Making split-second, life or death decisions is hard on any doctor, but for Dr. Alona Raucher Sternfeld and Dr. Rula Awwad it was twice so. The two were sent on a mission to Africa, where they found themselves deciding the fate of dozens of children who suffer from heart disease.
Sternfeld and Awwad joined forces in February, as part of the Save A Child's Heart foundation's medical mission to Tanzania and Zanzibar, aimed at determining whether or not any of the children make good candidates for heart surgery in Israel.
The mission traveled to Africa equipped with two state-of-the-art Israeli made General Electric Vivid-I echocardiography machines donated by friends of Save a Child's Heart in Holland and GE Israel.
Those who were left behind, they knew, have very little to hope for. The journey, they said, was a life changing one.
"We have no idea how fortunate we are," said Dr. Sternfeld, a pediatric cardiologist from Wolfson Medical Center in Holon. "My children are fed and they have access to some of the world's leading medical services. I had two caesarean sections and made it through. Our children will never die of the diseases African children die of."
Candidates for heart surgery (Photos: Debra Silver)
Dr. Awwad, a pediatric cardiologist from Karitas Hospital in Bethlehem, has retuned thankful as well: "We, in the Palestinian Authority, complain about our own hardships, and with good reason, but you can’t imagine real poverty until you've been to Africa."
As part of the project, Dr. Awwad and Dr. Sternfeld have worked alongside each other at Wolfson Medical Center for three years.
First, do no harm
A doctor is a doctor and a patient is a patient regardless of nationality and origin, said Awwad. "When doctors work together they forget all their differences. We all worked together, so we could save just one more child."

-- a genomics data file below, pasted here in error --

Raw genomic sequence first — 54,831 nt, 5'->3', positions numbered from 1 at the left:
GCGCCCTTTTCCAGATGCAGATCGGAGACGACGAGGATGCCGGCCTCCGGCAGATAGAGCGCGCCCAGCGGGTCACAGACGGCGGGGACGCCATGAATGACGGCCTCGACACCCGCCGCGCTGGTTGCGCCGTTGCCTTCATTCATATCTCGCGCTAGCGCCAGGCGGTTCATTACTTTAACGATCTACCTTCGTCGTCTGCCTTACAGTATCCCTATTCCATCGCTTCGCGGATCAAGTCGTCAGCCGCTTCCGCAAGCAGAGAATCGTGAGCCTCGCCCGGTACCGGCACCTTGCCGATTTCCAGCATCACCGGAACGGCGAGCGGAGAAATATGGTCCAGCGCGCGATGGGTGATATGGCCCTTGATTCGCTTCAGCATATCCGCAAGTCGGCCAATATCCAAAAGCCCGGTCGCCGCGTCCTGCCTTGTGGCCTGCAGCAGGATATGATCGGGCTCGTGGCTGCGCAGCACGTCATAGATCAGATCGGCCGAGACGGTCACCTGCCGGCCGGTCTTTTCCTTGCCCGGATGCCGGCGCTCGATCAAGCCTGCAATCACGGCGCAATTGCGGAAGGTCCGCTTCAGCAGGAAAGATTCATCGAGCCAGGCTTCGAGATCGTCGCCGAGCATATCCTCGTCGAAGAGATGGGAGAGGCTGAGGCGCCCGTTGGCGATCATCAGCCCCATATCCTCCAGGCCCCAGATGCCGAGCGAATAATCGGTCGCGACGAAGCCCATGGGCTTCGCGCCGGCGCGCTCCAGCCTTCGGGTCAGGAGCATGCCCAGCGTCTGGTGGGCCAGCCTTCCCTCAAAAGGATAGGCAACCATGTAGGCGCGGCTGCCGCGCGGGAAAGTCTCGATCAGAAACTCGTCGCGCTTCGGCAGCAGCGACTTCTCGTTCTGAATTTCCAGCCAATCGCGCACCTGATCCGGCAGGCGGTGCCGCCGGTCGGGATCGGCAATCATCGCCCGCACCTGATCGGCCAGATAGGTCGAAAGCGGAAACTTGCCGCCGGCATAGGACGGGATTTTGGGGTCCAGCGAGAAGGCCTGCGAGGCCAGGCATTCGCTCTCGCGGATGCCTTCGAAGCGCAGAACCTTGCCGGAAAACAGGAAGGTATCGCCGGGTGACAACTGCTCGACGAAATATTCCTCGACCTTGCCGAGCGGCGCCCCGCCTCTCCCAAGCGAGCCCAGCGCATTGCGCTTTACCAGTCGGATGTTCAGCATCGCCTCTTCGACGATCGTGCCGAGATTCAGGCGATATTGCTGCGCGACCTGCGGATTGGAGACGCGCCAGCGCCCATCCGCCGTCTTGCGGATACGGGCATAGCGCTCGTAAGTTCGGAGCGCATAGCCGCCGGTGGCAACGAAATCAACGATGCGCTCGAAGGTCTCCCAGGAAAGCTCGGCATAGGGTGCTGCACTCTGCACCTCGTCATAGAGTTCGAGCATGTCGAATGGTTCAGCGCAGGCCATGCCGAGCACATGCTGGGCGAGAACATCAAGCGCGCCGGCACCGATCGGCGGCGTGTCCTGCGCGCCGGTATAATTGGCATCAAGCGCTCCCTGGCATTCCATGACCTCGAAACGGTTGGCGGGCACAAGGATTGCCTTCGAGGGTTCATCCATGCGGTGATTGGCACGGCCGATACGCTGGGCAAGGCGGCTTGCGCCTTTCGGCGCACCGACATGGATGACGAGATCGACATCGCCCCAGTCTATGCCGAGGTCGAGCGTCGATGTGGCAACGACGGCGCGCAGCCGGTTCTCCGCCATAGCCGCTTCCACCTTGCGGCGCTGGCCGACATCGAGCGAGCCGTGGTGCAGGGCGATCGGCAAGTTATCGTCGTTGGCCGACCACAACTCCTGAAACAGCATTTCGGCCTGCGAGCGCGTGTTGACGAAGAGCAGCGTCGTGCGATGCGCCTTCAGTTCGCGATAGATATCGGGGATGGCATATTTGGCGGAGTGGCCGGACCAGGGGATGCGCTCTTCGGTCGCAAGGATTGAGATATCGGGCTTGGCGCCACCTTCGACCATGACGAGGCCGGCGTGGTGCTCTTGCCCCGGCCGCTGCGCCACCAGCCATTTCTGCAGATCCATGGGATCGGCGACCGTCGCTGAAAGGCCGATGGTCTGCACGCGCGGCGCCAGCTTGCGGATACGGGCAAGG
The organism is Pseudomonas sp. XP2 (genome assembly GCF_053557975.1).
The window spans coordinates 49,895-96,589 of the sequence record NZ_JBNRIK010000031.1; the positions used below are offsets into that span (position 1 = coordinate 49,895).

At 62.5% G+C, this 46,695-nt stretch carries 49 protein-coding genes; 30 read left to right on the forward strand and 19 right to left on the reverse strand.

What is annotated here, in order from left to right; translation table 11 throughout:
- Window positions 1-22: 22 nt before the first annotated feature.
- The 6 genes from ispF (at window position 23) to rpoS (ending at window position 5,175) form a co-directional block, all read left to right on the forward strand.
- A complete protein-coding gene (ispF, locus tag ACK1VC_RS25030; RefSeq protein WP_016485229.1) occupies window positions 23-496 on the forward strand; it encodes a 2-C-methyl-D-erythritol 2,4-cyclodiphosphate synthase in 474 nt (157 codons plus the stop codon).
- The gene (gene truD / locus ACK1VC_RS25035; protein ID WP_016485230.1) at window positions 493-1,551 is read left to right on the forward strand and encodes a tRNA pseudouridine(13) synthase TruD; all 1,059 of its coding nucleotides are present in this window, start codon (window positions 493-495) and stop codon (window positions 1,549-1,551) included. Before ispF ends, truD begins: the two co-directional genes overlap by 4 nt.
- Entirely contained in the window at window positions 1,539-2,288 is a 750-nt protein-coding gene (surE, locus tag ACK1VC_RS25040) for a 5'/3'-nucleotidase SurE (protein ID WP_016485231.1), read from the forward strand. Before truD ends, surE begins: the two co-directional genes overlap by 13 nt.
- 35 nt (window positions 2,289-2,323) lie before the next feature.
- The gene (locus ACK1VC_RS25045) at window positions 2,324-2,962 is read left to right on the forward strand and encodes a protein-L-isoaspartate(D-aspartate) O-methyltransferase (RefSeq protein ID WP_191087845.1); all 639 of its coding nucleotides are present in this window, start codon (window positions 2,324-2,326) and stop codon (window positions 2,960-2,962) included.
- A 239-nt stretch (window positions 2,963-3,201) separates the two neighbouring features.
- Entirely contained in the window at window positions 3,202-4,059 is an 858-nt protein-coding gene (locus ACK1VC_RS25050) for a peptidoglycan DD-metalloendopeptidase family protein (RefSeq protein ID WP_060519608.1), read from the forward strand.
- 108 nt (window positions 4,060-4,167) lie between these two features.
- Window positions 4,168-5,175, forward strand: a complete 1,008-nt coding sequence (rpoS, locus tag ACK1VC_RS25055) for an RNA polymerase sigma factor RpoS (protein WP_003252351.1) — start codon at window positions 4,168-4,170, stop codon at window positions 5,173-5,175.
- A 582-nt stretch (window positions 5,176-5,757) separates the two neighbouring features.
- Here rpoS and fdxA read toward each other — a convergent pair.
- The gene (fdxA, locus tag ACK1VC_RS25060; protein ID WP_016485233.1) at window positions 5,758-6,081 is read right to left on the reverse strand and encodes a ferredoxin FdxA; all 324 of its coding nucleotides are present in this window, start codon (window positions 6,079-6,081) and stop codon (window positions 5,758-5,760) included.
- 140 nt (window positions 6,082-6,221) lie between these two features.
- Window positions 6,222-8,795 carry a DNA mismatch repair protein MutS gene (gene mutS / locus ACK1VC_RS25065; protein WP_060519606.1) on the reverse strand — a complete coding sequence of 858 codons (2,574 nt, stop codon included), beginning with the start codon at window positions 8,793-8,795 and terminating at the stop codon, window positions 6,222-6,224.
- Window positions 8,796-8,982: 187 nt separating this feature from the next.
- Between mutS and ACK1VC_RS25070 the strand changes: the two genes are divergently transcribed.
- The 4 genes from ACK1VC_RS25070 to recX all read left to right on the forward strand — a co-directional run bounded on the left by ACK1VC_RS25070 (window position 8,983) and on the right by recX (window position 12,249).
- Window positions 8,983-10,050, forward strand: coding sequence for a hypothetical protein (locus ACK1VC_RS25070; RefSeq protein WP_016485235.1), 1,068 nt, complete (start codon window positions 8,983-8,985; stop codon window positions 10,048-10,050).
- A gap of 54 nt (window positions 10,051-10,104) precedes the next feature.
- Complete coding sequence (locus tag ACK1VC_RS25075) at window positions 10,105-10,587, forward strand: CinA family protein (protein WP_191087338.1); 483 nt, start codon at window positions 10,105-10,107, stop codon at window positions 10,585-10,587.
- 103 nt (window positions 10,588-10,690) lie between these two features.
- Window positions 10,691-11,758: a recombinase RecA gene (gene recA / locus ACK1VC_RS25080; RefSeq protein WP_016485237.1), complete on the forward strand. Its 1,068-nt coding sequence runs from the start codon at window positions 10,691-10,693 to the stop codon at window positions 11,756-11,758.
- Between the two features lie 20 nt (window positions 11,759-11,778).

The Save A Child's Heart foundation, which is a non-profit organization, has sponsored 1,800 surgeries for children in its 12 years.
Forced to make decisions immediately
The humanitarian outreach program, created by the late Dr. Ami Cohen, focuses its efforts on African and Palestinian children suffering from heart defects. This year's mission, which included Tanzania and Zanzibar for the first time, was joined by physicians from Israel, the PA, Holland and Germany.
"We had 100 children and 100 adults waiting for us when we got to the Zanzibar hospital," said Sternfeld. "They don't have phones in their homes, so about a week before we got there, the radio informed them we were coming.
"The ER was packed with beds and monitors which didn't work. They actually have some great equipment that was donated, but nothing works, because they have no one to fix it when it malfunctions.
"We saw 180 children, infants to 18-year olds, in the three day we were there," she added. "They were suffering from congestive heart failure and severe malnutrition. If these children would have undergone heart surgery at four-months old, their lives could have been so different."
Closing walls and ticking clocks
The schedule, continued Sternfeld, was hectic, sometimes grueling: "We knew we were these children's last hope and that we had to see them all. At one point there were 17 of us crammed into a 13-feet room, in 86 degree weather (30 degrees Celsius) with 90% humidity and no fan in sight and virtually no time.
"I give each child I see in Israel at least half-an-hour when I see them, but here we had no time to make any kind of personal connection with the children – they were undressed and anaesthetized before we even saw them."
Dr. Livia Kapusta from Holland who joined the mission in Tanzania, Dr. Sternfeld and Dr Awwad
Awwad found the expeditious pace difficult as well: "At home we have time to confer on cases and here we had to make decisions immediately… when I had to tell parents we couldn't operate on their children I felt like I was letting them down."
"She made it through the pregnancy and childbirth and when I gave her an EKG, her heart looks great."